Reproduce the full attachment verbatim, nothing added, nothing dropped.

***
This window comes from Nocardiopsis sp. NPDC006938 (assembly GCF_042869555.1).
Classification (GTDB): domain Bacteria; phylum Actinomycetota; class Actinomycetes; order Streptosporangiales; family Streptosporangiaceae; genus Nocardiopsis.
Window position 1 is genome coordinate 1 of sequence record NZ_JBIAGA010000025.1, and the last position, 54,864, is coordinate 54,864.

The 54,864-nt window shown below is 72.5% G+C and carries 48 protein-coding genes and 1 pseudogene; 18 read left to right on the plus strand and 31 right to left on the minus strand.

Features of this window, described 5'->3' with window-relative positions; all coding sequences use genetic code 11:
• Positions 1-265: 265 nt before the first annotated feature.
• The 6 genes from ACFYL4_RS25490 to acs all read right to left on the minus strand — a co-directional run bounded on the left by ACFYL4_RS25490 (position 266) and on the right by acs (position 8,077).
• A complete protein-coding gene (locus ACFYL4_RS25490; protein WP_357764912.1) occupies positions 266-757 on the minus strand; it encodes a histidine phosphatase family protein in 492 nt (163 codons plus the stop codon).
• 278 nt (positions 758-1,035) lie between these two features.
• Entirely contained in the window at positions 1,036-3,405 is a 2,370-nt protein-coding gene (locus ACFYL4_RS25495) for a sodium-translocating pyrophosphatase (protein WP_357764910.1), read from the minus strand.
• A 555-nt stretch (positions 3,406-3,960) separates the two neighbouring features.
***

This window comes from Nocardiopsis sp. NPDC006938 (assembly GCF_042869555.1).
Classification (GTDB): domain Bacteria; phylum Actinomycetota; class Actinomycetes; order Streptosporangiales; family Streptosporangiaceae; genus Nocardiopsis.
Window position 1 is genome coordinate 1 of sequence record NZ_JBIAGA010000025.1, and the last position, 54,864, is coordinate 54,864.

The 54,864-nt window shown below is 72.5% G+C and carries 48 protein-coding genes and 1 pseudogene; 18 read left to right on the plus strand and 31 right to left on the minus strand.

Features of this window, described 5'->3' with window-relative positions; all coding sequences use genetic code 11:
• Positions 1-265: 265 nt before the first annotated feature.
• The 6 genes from ACFYL4_RS25490 to acs all read right to left on the minus strand — a co-directional run bounded on the left by ACFYL4_RS25490 (position 266) and on the right by acs (position 8,077).
• A complete protein-coding gene (locus ACFYL4_RS25490; protein WP_357764912.1) occupies positions 266-757 on the minus strand; it encodes a histidine phosphatase family protein in 492 nt (163 codons plus the stop codon).
• 278 nt (positions 758-1,035) lie between these two features.
• Entirely contained in the window at positions 1,036-3,405 is a 2,370-nt protein-coding gene (locus ACFYL4_RS25495) for a sodium-translocating pyrophosphatase (protein WP_357764910.1), read from the minus strand.
• A 555-nt stretch (positions 3,406-3,960) separates the two neighbouring features.